Posted on October 08, 2018

The Two Most Common Alloy Types: Brass & Carbon Steel

Kelly Forrest
Written by

Kelly Forrest

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Specialty Alloys

AdobeStock_214734557Specialty Alloys – Composition &  Applications

All alloy steels are made from carbon steel and other alloying materials, including aluminum, chromium, copper, manganese, nickel, silicon or titanium.  These metals are combined with carbon steel to create specific properties that allow for increased hardness, strength and/or corrosion resistance.

Common Alloys

The most common and familiar alloys are brass and carbon steel.

Brass is made of copper and zinc of varying proportions and mechanical and electrical properties to develop different types of brass alloys.  Brass is frequently used to make a wide range of pipe fittings, threaded fasteners, tube fittings and flare fittings.  Because of its exceptional resistance to rust and its hardness, flexibility and durability brass is frequently used in pluming applications for tubing and pipe fittings.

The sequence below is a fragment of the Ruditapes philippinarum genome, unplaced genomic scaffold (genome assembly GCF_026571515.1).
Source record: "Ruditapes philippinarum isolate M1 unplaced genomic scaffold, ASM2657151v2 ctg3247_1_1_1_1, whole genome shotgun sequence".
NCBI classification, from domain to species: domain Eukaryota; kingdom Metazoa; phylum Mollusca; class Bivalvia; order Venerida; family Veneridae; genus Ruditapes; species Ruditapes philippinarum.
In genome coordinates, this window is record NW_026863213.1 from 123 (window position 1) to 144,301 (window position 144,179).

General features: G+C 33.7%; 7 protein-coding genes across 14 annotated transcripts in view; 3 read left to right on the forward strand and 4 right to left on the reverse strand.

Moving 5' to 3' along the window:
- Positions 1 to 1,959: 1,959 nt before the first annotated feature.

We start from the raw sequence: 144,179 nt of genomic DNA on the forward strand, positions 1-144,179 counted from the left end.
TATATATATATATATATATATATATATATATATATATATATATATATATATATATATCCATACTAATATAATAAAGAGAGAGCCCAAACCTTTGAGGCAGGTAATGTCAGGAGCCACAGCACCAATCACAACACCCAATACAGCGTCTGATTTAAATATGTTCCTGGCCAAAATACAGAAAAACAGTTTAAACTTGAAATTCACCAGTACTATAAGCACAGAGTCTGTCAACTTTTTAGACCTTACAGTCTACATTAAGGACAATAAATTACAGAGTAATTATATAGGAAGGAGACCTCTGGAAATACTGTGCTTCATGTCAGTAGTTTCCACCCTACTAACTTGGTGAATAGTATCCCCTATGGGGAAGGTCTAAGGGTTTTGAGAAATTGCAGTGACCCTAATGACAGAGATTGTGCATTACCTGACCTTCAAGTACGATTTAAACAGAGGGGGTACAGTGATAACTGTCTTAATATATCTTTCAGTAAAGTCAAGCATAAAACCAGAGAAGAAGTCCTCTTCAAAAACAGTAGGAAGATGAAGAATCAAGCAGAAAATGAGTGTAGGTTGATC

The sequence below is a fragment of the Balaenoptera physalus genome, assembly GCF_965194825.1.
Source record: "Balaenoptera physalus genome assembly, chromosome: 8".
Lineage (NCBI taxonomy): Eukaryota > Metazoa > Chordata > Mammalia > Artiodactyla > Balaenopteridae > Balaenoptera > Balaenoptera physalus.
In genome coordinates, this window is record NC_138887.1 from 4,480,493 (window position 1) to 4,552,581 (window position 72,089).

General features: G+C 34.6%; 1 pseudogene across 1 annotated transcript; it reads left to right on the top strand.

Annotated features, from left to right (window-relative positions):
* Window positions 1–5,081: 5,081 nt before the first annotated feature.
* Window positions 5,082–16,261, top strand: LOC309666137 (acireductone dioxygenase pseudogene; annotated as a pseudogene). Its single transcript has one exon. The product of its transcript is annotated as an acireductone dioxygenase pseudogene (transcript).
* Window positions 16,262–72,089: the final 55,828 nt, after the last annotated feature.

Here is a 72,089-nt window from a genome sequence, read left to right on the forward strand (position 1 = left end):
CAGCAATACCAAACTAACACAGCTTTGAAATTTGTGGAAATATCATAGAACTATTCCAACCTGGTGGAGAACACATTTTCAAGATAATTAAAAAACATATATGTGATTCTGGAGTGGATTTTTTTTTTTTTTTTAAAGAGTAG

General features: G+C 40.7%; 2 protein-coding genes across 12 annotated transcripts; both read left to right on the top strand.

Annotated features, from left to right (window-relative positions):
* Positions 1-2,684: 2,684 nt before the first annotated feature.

Carbon steel is a combination of iron and carbon, and often contains other elements with low maximum percentages, such as copper (0.60% maximum), manganese (1.65% maximum) or silicon (0.60% maximum).  Carbon steel fittings are widely used in industrial, construction and agricultural equipment due to requirements of high pressure, high strength and low cost.  Carbon steel is the most used metal, making up nearly 85% of the world’s steel production.  Even though it has limited corrosion resistance compared with other materials it is still used in a wide number of industrial applications.

The following alloys provide specific characteristics when combined with carbon steel:

  • Chromium ® Adds hardness, material becomes tougher and more wear resistance
  • Chromium-Vanadium ® Increases tensile strength, yet becomes more malleable for bending and is easier to cut
  • Cobalt ® Withstands extreme heat, ideal for cutting tools
  • Manganese ® Increased surface hardness and shear strength, and provides improved resistance to strain and shock
  • Molybdenum ® Increased strength, enhanced resistance to shock and heat
  • Nickel ® Provides improved corrosion resistance and increased strength
  • Tungsten ® Improved grain structure allowing for a harder material and superior heat resistance
  • Vanadium ® Provides improved corrosion resistance and increases strength, toughness and resistance to shock.

This blog post is an excerpt from our whitepaper, "Specialty Alloys: Composition & Applications". If you'd like to learn more about specialty alloy applications & specs, click here or below to download the whitepaper!

Specialty Alloys Whitepaper